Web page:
Volvo Cars has today taken a significant step towards its electrification goals with the release of upgraded and newly developed electrified powertrain options, to be made available across its entire model range in the future.
The company has upgraded its existing Twin Engine plug-in hybrid powertrain, while at the same time confirming that plug-in options will now be available on every model it produces.
Moreover, Volvo Cars will introduce a range of mild hybrids in the coming months, starting with diesel and petrol versions on the XC90 and XC60 SUV models.
These mild hybrids for the first time offer customers Volvo’s advanced kinetic energy-recovery braking system, which is coupled with its existing internal combustion engines to create a new integrated electrified powertrain, under its new ‘B’ badge.
This new powertrain, electrified via brake-by-wire energy recovery, offers drivers up to 15 per cent fuel savings and emission reductions in real-world driving.
The new brake-by-wire system interacts with the energy-recovery system and reduces fuel consumption and emissions by recovering kinetic energy under braking.
In line with its strategy and supported by extremely strong demand, Volvo Cars has upgraded its production capacity so that up to 25 per cent of total production can be Twin Engine plug-in hybrid cars. In addition, it expects its new ‘B’-badged powertrains to gradually become the new standard, moving it closer to its goal that by the middle of the next decade all of its cars will be electrified.
There will be new and upgraded powertrains introduced on Volvo’s larger Scalable Product Architecture (SPA)-based cars.
The upgraded T8 Twin Engine plug-in hybrid features a new battery and brake-by-wire advanced battery charging. The range of the T8 powertrain has increased by around 15 per cent, and this powertrain is available on all 90 and 60 series cars.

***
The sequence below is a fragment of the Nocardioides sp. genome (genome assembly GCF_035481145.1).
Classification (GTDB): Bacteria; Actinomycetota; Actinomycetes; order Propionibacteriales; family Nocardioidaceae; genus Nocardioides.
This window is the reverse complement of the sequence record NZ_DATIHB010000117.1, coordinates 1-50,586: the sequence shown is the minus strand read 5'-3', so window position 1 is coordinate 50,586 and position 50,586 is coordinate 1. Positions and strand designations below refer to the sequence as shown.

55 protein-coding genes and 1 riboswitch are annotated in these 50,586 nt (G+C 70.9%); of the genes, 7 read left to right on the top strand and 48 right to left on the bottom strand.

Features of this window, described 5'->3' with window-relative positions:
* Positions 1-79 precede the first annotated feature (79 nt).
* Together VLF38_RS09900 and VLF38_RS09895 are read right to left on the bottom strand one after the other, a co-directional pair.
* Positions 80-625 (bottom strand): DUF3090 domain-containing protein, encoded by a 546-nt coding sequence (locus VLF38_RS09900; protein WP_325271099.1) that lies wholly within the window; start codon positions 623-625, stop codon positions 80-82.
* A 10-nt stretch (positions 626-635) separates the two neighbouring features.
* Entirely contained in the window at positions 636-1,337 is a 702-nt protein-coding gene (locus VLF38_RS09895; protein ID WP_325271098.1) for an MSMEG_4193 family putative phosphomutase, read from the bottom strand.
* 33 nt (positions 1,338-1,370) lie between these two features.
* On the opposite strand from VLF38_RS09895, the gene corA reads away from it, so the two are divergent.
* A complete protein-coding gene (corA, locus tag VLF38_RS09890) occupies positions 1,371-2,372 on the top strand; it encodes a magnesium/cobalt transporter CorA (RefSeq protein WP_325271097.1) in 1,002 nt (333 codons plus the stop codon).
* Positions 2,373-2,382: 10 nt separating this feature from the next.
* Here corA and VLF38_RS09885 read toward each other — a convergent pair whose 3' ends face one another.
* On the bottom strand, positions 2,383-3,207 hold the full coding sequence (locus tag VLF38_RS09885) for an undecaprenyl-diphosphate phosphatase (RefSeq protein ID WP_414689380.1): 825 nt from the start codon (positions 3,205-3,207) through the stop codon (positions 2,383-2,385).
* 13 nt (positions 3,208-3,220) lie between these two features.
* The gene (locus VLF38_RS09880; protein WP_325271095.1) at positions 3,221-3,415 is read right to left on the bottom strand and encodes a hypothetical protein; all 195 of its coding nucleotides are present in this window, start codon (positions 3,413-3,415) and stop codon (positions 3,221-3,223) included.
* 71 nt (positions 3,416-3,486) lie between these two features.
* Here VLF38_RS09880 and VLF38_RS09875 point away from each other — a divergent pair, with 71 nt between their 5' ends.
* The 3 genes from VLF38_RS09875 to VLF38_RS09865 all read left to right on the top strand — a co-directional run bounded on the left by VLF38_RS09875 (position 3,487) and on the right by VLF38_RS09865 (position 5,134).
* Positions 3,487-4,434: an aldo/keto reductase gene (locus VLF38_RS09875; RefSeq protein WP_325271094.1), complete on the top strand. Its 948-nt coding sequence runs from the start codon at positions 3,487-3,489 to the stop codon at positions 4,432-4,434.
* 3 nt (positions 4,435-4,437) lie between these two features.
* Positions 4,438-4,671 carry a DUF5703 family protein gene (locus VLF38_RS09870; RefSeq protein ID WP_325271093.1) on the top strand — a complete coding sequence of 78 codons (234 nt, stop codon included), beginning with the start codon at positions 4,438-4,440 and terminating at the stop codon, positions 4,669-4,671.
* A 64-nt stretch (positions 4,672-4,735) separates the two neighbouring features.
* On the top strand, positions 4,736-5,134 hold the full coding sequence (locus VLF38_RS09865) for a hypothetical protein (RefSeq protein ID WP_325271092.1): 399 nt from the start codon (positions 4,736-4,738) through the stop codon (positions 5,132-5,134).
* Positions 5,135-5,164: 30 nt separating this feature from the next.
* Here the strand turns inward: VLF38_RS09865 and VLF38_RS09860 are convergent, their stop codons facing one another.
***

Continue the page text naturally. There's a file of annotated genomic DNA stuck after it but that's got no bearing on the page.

The XC90 will be available with a B5-badged mild-hybrid petrol or diesel variant, as well as a B6-badged petrol mild hybrid.
On the XC60, customers will be able to choose between a B5 mild-hybrid petrol or diesel variant, a B4 diesel mild hybrid as well as a B6 petrol mild hybrid. The B5 petrol will be available with front-wheel drive or all-wheel drive.
The company’s smaller Compact Modular Architecture-based XC40 SUV will also receive a new electrified option, in the form of a T5 Twin Engine petrol plug-in hybrid. A second, T4 Twin Engine, plug-in hybrid option will follow later.
All UK-market details are to be confirmed.
Volvo Car Group in 2018
For the 2018 financial year, Volvo Car Group recorded an operating profit of 14,185 MSEK (14,061 MSEK in 2017). Revenue over the period amounted to 252,653 MSEK (208,646 MSEK). For the full year 2018, global sales reached a record 642,253 (571,577) cars, an increase of 12.4 per cent versus 2017. The results underline the comprehensive transformation of Volvo Cars’ finances and operations in recent years, positioning the company for its next growth phase.
About Volvo Car Group
Volvo has been in operation since 1927. Today, Volvo Cars is one of the most well-known and respected car brands in the world, with sales of 642,253 cars in 2018 in about 100 countries. Volvo Cars has been under the ownership of the Zhejiang Geely Holding (Geely Holding) of China since 2010. It formed part of the Swedish Volvo Group until 1999, when the company was bought by Ford Motor Company of the US. In 2010, Volvo Cars was acquired by Geely Holding.
In 2018, Volvo Cars employed on average approximately 43,000 (39,500) full-time employees. Volvo Cars’ head office, product development, marketing and administration functions are mainly located in Gothenburg, Sweden. Volvo Cars’ head office for China is located in Shanghai. The company’s main car production plants are located in Gothenburg (Sweden), Ghent (Belgium), South Carolina (US), Chengdu and Daqing (China), while engines are manufactured in Skövde (Sweden) and Zhangjiakou (China), and body components in Olofström (Sweden).